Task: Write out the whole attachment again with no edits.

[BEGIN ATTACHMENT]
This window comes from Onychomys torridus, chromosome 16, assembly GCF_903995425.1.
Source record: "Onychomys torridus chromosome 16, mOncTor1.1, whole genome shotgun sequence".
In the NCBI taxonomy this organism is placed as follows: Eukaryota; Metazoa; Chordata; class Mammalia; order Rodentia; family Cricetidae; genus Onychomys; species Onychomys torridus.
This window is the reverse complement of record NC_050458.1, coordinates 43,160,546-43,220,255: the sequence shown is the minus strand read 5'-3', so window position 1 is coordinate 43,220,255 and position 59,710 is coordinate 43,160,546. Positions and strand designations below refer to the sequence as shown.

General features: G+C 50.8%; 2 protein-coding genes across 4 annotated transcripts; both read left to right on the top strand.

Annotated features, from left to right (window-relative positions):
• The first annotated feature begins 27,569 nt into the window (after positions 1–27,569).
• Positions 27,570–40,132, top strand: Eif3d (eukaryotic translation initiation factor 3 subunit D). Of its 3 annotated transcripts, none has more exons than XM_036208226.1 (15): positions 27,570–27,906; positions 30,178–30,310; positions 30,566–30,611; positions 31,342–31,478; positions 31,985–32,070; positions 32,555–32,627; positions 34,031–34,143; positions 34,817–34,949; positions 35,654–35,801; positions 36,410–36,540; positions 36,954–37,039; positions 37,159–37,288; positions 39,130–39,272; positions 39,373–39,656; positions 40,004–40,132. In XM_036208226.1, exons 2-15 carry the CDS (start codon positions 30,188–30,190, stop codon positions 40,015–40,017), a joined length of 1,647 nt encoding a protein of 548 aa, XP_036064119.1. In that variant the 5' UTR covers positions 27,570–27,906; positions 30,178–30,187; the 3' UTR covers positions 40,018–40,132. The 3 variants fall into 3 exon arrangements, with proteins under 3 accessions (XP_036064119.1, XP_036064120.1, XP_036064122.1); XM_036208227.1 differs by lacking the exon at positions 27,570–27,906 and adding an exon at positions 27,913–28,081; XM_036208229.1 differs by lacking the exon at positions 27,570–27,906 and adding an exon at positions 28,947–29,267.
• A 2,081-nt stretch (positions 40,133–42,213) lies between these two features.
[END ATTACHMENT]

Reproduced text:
This window comes from Onychomys torridus, chromosome 16, assembly GCF_903995425.1.
Source record: "Onychomys torridus chromosome 16, mOncTor1.1, whole genome shotgun sequence".
In the NCBI taxonomy this organism is placed as follows: Eukaryota; Metazoa; Chordata; class Mammalia; order Rodentia; family Cricetidae; genus Onychomys; species Onychomys torridus.
This window is the reverse complement of record NC_050458.1, coordinates 43,160,546-43,220,255: the sequence shown is the minus strand read 5'-3', so window position 1 is coordinate 43,220,255 and position 59,710 is coordinate 43,160,546. Positions and strand designations below refer to the sequence as shown.

General features: G+C 50.8%; 2 protein-coding genes across 4 annotated transcripts; both read left to right on the top strand.

Annotated features, from left to right (window-relative positions):
• The first annotated feature begins 27,569 nt into the window (after positions 1–27,569).
• Positions 27,570–40,132, top strand: Eif3d (eukaryotic translation initiation factor 3 subunit D). Of its 3 annotated transcripts, none has more exons than XM_036208226.1 (15): positions 27,570–27,906; positions 30,178–30,310; positions 30,566–30,611; positions 31,342–31,478; positions 31,985–32,070; positions 32,555–32,627; positions 34,031–34,143; positions 34,817–34,949; positions 35,654–35,801; positions 36,410–36,540; positions 36,954–37,039; positions 37,159–37,288; positions 39,130–39,272; positions 39,373–39,656; positions 40,004–40,132. In XM_036208226.1, exons 2-15 carry the CDS (start codon positions 30,188–30,190, stop codon positions 40,015–40,017), a joined length of 1,647 nt encoding a protein of 548 aa, XP_036064119.1. In that variant the 5' UTR covers positions 27,570–27,906; positions 30,178–30,187; the 3' UTR covers positions 40,018–40,132. The 3 variants fall into 3 exon arrangements, with proteins under 3 accessions (XP_036064119.1, XP_036064120.1, XP_036064122.1); XM_036208227.1 differs by lacking the exon at positions 27,570–27,906 and adding an exon at positions 27,913–28,081; XM_036208229.1 differs by lacking the exon at positions 27,570–27,906 and adding an exon at positions 28,947–29,267.
• A 2,081-nt stretch (positions 40,133–42,213) lies between these two features.